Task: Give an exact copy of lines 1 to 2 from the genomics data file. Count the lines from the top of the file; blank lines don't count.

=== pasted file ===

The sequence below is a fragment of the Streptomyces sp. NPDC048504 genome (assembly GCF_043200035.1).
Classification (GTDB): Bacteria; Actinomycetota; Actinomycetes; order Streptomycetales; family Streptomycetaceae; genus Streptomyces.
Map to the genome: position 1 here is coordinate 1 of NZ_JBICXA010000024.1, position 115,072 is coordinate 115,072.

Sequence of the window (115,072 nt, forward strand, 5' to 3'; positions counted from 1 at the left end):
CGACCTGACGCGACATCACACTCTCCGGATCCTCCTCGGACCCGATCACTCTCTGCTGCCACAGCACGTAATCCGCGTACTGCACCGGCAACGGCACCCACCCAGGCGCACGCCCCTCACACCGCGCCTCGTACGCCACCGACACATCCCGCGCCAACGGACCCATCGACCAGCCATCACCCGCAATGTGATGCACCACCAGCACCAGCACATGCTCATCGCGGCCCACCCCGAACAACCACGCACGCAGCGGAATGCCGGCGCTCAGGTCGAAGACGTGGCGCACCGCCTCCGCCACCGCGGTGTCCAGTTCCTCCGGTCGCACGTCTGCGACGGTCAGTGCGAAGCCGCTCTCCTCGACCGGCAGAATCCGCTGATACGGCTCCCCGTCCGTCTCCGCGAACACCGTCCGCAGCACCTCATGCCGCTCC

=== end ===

The sequence below is a fragment of the Streptomyces sp. NPDC048504 genome (assembly GCF_043200035.1).
Classification (GTDB): Bacteria; Actinomycetota; Actinomycetes; order Streptomycetales; family Streptomycetaceae; genus Streptomyces.